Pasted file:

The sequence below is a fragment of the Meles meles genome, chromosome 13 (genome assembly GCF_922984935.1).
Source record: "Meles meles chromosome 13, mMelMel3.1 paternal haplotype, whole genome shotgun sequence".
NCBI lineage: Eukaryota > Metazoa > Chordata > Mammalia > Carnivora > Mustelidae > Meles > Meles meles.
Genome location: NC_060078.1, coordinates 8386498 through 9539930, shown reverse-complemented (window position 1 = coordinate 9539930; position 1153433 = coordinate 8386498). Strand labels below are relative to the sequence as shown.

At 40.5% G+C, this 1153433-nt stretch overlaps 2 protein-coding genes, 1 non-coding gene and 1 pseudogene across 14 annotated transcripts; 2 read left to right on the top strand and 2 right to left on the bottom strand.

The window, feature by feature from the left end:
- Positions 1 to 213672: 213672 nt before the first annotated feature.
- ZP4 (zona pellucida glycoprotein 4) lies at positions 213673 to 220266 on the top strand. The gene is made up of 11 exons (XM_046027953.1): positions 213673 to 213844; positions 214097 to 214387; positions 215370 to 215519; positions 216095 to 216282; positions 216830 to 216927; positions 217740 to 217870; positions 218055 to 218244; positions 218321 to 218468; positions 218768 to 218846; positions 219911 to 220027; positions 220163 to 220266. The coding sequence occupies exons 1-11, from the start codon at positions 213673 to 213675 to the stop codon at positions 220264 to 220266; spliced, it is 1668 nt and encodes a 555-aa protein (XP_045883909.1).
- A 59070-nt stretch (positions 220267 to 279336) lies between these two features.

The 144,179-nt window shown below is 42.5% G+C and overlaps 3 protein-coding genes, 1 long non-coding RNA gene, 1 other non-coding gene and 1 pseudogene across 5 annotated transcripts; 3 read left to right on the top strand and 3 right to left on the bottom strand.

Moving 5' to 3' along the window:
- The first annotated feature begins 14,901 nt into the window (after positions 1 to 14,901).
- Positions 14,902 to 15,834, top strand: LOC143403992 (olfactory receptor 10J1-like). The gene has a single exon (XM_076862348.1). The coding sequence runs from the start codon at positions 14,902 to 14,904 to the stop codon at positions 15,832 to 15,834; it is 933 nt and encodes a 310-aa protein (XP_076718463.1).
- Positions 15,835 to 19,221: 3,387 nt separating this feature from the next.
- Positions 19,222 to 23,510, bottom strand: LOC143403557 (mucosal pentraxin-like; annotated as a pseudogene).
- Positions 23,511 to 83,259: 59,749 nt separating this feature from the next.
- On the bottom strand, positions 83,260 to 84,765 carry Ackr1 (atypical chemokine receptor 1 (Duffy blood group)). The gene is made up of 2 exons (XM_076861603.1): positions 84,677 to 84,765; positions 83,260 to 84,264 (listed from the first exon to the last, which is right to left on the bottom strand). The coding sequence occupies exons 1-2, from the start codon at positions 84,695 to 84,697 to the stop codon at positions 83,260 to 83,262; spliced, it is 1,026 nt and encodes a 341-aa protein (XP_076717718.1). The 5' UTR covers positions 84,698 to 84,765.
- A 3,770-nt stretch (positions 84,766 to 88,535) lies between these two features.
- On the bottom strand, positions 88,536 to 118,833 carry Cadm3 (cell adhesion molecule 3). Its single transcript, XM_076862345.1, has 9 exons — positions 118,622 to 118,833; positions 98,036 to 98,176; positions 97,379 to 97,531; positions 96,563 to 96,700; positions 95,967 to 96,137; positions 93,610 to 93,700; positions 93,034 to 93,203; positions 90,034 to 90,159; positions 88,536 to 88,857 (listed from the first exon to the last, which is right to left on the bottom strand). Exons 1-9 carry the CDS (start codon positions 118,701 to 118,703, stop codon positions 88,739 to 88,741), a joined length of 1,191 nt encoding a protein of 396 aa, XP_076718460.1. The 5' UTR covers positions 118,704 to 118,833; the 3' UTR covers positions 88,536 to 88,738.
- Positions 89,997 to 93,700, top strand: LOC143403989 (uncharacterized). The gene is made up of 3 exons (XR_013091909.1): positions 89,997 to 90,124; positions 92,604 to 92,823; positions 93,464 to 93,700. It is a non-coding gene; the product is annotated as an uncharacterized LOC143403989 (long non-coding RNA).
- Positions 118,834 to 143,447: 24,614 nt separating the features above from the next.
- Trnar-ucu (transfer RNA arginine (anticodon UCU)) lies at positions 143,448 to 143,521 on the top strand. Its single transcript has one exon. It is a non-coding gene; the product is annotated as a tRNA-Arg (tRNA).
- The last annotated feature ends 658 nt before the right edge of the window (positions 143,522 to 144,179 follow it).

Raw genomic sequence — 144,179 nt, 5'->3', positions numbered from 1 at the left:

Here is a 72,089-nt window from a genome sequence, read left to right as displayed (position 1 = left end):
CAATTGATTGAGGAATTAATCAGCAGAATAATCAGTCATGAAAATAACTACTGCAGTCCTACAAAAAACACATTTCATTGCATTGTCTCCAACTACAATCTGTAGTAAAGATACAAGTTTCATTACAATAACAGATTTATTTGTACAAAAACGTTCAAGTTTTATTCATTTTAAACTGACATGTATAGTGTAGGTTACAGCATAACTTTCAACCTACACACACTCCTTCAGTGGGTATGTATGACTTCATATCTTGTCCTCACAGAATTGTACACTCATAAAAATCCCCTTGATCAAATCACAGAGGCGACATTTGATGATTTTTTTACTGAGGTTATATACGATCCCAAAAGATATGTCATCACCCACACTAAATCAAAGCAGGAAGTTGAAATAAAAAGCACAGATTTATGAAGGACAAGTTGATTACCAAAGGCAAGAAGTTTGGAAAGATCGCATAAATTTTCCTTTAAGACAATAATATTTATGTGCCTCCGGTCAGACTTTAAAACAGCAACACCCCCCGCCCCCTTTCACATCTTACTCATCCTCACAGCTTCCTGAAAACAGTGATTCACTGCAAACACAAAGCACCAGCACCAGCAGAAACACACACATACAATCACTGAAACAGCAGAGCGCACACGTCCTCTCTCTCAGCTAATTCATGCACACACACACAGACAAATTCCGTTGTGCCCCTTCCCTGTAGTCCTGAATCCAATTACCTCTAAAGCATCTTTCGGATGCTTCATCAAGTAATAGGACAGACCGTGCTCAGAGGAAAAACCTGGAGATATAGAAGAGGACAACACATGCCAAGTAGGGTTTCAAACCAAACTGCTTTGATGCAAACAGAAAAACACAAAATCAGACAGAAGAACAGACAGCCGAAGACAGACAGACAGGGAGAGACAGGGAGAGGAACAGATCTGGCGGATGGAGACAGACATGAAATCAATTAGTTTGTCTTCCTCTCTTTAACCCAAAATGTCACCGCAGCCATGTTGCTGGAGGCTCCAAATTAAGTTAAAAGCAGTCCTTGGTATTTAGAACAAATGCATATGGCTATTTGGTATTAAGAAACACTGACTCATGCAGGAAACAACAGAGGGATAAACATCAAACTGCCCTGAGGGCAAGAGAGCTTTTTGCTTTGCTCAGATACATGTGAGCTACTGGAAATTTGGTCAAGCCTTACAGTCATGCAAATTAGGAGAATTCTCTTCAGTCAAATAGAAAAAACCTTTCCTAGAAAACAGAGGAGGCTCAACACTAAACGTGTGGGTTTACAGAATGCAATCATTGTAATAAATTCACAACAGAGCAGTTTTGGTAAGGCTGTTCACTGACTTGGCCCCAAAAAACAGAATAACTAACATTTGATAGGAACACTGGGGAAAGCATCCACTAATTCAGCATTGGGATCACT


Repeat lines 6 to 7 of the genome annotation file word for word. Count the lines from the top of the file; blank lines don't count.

The window, feature by feature from the left end:
- Positions 1 to 213672: 213672 nt before the first annotated feature.